Power centres around scarce and critical resources and in times of uncertainty those with established credibility tend to be favoured as the enlightened. Those in power tend to define problems in ways which institutionalise their power. The more institutionalised the power is the more likely it is that the organization will be out of phase with its environment (from a 1977 paper with Gerald R. Salancik)
Organizational success comes more from managing people effectively than from attaining large size, operating in a high-growth industry, or becoming lean and mean through downsizing – which, after all, puts many of your most important assets on the street for the competition to employ.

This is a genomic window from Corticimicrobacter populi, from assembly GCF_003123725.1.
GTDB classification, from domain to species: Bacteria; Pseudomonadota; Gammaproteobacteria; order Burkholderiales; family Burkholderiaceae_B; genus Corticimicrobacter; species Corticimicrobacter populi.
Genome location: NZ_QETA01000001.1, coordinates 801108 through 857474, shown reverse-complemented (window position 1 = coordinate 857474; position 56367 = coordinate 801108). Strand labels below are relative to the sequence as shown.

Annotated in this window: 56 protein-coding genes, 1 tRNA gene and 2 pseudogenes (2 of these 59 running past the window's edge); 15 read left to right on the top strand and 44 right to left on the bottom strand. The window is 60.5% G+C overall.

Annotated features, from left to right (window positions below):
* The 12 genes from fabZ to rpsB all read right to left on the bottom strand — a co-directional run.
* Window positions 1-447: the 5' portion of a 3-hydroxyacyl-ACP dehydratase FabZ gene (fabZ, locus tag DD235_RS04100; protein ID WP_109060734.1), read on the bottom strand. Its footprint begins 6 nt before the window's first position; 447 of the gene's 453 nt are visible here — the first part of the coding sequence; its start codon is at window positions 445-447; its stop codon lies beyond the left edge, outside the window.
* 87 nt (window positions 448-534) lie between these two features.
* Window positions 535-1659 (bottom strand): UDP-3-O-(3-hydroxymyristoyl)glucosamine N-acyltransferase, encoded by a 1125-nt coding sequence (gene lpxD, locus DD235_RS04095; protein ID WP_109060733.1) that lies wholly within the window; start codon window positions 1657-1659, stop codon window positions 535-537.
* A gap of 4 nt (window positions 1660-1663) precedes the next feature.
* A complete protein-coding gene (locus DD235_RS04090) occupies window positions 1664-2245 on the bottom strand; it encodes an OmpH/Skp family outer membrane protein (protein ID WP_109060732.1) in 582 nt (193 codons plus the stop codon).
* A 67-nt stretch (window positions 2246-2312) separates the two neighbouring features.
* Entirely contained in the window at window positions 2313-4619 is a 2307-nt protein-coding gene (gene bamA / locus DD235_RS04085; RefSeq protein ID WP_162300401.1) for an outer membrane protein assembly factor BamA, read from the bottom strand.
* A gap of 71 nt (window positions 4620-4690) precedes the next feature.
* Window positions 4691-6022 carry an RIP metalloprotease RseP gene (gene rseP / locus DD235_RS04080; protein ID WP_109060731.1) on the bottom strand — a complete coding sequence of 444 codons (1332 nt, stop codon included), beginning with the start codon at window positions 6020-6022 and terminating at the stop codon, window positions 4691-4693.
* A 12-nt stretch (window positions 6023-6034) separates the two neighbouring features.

Pfeffer opens his Newsweek article by pointing out that when the tragedy of September 12 2001 struck there was vast uncertainty about the future of airline flights. Almost all US airlines, and many other corporations, immediately laid off staff. Southwest Airlines did not. (I have written about this company before in “Lessons from Southwest Airlines” and “A chat with Herb Kelleher“) Southwest, which in fact has never laid off staff in its entire history, is now the biggest domestic carrier with a market capitalisation bigger than all other domestic carriers combined. Southwest’s former head of human resources once told Pfeffer: “If people are your most important assets, why would you get rid of them?”